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Las Cruces, New Mexico Violates Religious Expression

Las Cruces, New Mexico’s unusual ordinance violates religious expression and discriminates against pastor-led churches. The city now requires all pastor-led churches within city limits to register with the city, pay a registration fee and pass a discretionary review process before gaining approval to conduct worship services and provide pastoral care. Lay-led faith groups do not have to register.

The city ordinance includes churches in its definition of a business. It also includes “any profession, trade or occupation and all and every kind of calling,” which includes the work of pastors, priests, rabbis, bishops, imams and other religious leaders.

The ordinance also requires registration for each separate location the “business” is conducting. This is an undue burden for churches because such speech or activities are frequently provided in other places than the principle place of “business,” including private homes (Bible studies, counseling), public meeting places (evangelistic meetings) and hospitals (visitation). Advance permission could be required for pastors to conduct a funeral at a funeral home, conduct public meetings, or visit a sick person in the hospital. They are often last minute events, placing an undue burden on pastors or churches to complete the registration process before the event, particularly if officials are unavailable or if they have some reason to delay their “discretionary” approval.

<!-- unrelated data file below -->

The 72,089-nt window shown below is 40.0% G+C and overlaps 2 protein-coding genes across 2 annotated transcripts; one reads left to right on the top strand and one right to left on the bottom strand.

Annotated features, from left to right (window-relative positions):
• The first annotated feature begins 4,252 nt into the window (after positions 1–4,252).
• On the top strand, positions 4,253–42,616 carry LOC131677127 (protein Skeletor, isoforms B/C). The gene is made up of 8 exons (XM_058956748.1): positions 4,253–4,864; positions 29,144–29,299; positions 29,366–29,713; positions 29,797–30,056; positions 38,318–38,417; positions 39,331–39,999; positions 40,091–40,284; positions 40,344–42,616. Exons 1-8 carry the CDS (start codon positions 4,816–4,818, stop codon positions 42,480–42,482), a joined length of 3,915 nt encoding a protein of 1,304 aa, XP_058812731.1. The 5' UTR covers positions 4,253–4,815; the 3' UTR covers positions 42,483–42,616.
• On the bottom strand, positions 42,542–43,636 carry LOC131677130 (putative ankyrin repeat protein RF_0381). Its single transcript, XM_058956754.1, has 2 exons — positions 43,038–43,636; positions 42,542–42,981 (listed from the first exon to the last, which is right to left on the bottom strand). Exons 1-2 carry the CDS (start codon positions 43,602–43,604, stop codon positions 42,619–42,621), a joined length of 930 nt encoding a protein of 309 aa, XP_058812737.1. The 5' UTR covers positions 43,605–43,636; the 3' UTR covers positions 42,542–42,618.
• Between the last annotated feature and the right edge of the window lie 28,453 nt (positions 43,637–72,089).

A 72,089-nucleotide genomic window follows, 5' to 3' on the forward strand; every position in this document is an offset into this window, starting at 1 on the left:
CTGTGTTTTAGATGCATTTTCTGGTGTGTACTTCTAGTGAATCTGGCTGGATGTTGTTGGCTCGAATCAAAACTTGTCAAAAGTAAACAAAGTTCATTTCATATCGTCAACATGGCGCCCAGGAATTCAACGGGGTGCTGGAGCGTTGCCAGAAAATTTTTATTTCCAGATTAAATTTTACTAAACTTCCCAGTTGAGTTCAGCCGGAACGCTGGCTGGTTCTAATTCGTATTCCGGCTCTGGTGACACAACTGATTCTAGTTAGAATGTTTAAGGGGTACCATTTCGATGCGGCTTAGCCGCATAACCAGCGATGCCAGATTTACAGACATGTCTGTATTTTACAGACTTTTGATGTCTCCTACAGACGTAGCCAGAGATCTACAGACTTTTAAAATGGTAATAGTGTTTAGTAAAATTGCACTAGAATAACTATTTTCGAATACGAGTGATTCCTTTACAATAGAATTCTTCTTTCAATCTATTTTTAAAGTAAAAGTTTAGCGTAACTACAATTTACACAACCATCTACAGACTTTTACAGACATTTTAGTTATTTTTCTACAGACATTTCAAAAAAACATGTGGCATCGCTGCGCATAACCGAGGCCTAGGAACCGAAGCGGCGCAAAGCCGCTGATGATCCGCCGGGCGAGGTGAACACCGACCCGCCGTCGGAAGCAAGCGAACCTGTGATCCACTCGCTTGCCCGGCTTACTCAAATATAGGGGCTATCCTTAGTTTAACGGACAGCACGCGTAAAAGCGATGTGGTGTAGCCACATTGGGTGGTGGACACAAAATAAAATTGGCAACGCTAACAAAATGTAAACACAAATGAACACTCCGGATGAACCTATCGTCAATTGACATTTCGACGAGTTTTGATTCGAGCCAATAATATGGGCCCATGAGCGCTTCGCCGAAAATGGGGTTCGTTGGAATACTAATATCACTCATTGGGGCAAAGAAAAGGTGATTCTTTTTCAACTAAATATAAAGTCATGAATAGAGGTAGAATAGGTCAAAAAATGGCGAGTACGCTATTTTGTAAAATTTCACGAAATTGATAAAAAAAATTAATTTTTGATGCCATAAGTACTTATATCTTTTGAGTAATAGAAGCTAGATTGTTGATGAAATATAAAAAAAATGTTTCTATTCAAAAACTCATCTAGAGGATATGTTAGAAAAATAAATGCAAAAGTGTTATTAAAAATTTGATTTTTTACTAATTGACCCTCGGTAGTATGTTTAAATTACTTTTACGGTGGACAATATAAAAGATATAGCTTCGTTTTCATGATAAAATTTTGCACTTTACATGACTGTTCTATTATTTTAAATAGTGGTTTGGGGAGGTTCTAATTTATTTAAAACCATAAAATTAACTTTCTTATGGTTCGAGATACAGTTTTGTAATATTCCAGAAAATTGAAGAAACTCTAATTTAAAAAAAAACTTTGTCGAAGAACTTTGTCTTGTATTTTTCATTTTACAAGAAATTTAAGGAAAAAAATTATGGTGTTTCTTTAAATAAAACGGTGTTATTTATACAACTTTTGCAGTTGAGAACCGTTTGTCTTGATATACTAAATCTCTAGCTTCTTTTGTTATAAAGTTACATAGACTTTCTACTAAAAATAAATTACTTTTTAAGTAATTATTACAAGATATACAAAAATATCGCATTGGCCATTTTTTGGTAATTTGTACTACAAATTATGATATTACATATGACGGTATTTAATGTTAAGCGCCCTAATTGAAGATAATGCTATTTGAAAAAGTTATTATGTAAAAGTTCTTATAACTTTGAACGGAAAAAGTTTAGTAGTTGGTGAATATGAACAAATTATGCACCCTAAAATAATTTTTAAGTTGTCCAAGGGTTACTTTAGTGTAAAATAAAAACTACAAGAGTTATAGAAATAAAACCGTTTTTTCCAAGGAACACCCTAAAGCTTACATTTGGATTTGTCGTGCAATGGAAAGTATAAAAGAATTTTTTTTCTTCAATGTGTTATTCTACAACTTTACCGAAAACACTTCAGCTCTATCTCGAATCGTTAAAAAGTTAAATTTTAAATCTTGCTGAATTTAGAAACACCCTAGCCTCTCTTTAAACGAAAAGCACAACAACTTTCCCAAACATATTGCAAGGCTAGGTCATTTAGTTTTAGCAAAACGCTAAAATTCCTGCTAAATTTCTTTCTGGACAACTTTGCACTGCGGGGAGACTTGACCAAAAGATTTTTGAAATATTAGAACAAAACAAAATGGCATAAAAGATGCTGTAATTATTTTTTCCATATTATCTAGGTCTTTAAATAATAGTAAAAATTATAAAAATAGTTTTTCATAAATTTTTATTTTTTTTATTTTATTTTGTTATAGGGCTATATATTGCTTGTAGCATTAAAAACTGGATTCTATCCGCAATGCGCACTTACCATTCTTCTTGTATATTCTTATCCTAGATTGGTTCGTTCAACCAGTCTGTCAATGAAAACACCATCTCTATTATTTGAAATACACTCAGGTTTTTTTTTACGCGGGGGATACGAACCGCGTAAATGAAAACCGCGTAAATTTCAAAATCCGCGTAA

Exemptions include secular activities like athletic officials and artists, but not religion. This, in essence, favors non-religious speech over religious speech, and violates protections of New Mexico’s constitution as well as the U.S. Constitution. These constitutions are designed to provide more protection for religious speech than non-religious speech, not less.

Earlier this year, city officials threatened to take legal action if the Las Cruces Spanish Seventh-day Adventist Church failed to comply with the requirements of the business registration ordinance, etc.,

For it’s part, the city claims that the registration law makes it possible for the city to meet its obligation to provide fire and police protection. But these can be provided in other ways.

“Discretionary review” opens the door for discrimination. The ordinance provides no time frame for approval and no avenue for appeal if an application for registration is denied. The process could be discriminately delayed in some cases for trivial reasons, or rejected all together.

So far the ordinance has only been applied to a small percentage of churches, and is allegedly being used to single out Hispanic churches. Earlier this year, the Las Cruces Spanish Seventh-day Adventist Church was notified that it had seven days to comply with the requirements or face court action. But the Central Seventh-day Adventist church, a non-Latino congregation received no such notice. The Seventh-day Adventist church has filed a lawsuit challenging the ordinance.

Pressure continues to be applied to the principles of freedom found in the U.S. Constitution. In this case it is freedom of speech and freedom of assembly. Whether or not this matter will be resolved in favor of freedom of religion, it represents the underlying current of an increasingly secular society in the United States that will eventually lead the nation to “repudiate every principle of its Constitution.” See Testimonies for the Church, Vol. 5, and page 451.

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